Climate change: Damage from increasingly intense storms shows why cutting carbon emissions is imperative – Professor Len Shaffrey

Hurricane Florence gains strength in the Atlantic Ocean in 2018, in a picture taken from the International Space Station by astronaut Ricky Arnold (Picture: Nasa via Getty Images)Hurricane Florence gains strength in the Atlantic Ocean in 2018, in a picture taken from the International Space Station by astronaut Ricky Arnold (Picture: Nasa via Getty Images)
Hurricane Florence gains strength in the Atlantic Ocean in 2018, in a picture taken from the International Space Station by astronaut Ricky Arnold (Picture: Nasa via Getty Images)
The international COP27 summit will again focus attention on the impacts of climate change. An ongoing hot topic is how extreme weather, such as storms, might change if global temperatures exceed the 1.5 and two degrees Celsius targets set out in the 2015 Paris Agreement.

Storms are one of the most powerful manifestations of extreme weather, with their associated strong winds and heavy rainfall causing loss of life, disruption, and damage to property and infrastructure.

In February 2022, the strong winds associated with Storms Dudley, Eunice, and Franklin resulted in damage of over three billion euros (£2.6 billion) across Europe, famously ripping the roof of the O2 in London. In November 2021, Arwen left 200,000 homes in the UK without power and felled eight million trees in Scotland.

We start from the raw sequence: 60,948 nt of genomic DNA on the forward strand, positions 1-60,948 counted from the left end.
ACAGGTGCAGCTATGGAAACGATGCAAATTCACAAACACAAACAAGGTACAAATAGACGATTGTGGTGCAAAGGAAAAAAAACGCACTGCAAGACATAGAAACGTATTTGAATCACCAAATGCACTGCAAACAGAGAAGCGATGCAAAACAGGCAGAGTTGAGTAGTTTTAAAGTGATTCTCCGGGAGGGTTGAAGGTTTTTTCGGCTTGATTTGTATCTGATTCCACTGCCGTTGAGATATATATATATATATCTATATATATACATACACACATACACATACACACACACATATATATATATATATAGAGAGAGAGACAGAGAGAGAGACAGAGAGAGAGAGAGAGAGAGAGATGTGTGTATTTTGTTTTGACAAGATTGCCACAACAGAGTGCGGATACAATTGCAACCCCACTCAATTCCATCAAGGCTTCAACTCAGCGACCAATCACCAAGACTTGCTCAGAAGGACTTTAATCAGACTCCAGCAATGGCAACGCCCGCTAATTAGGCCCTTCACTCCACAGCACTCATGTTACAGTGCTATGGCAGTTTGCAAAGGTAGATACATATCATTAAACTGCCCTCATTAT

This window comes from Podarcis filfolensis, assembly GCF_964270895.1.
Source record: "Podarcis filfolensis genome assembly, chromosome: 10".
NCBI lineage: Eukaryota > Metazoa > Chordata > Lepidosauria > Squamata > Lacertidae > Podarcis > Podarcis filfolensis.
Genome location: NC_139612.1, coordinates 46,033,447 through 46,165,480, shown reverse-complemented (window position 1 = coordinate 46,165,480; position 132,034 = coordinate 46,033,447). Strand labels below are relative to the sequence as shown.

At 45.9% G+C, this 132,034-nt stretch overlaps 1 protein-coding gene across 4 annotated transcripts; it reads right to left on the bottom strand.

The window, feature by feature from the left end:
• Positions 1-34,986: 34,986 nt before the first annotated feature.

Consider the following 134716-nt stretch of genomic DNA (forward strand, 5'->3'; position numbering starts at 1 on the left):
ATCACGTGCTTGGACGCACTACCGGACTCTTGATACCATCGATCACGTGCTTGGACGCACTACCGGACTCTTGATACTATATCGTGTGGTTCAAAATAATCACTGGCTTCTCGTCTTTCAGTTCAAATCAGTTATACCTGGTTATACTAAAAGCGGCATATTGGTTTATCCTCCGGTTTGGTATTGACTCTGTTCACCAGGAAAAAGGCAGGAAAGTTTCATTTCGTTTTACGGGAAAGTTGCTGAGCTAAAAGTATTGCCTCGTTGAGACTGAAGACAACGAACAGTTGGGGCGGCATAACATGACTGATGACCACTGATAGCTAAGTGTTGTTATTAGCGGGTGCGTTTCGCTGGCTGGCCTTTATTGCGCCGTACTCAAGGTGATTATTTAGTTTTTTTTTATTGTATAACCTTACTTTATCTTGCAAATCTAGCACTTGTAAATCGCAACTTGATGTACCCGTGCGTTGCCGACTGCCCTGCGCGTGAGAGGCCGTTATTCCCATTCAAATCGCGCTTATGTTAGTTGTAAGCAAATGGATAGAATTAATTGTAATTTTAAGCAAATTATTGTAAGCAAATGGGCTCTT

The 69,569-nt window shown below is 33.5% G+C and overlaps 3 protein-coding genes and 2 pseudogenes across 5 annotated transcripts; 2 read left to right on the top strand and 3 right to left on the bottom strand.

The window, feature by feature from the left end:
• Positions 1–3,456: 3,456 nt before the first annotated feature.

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A very different type of storm, a slow-moving one known as a “cut-off low”, caused the extreme rainfall and extensive flooding in Germany and Belgium in July 2021 that resulted in 243 fatalities and over €10 billion-worth of damage. Understanding how these different types of extreme weather might change as the climate warms is essential for understanding how the risks might change in the future.

Those that affect the UK and Scotland tend to form over the North Atlantic Ocean, in the strong temperature difference across the Gulf Stream between the warm subtropics and the cold Arctic. As the storms travel across the North Atlantic they pick up moisture, and the subsequent rainfall acts to heat and intensify the storm.

As the climate warms, storms will be able to carry substantially more moisture and so produce heavier rainfall. This will lead to much greater flood risk and potentially more intense storms. Acting in the opposite direction, the Arctic is expected to warm much more quickly than the rest of the Earth, which means the temperature difference between the warm subtropics and the Arctic will be reduced. This will potentially lead to weaker and fewer storms.

Having two processes pushing in different directions means we need to use projections from complex climate models to understand how the weather might change in the future. The latest climate projections from the Intergovernmental Panel on Climate Change’s report last year suggest there might be five to 20 per cent more wintertime storms in the UK and northwest Europe by the end of the 21st century in the scenarios with strongest global warming. These wintertime storms also will produce substantially more rainfall, which will lead to increased flooding risk.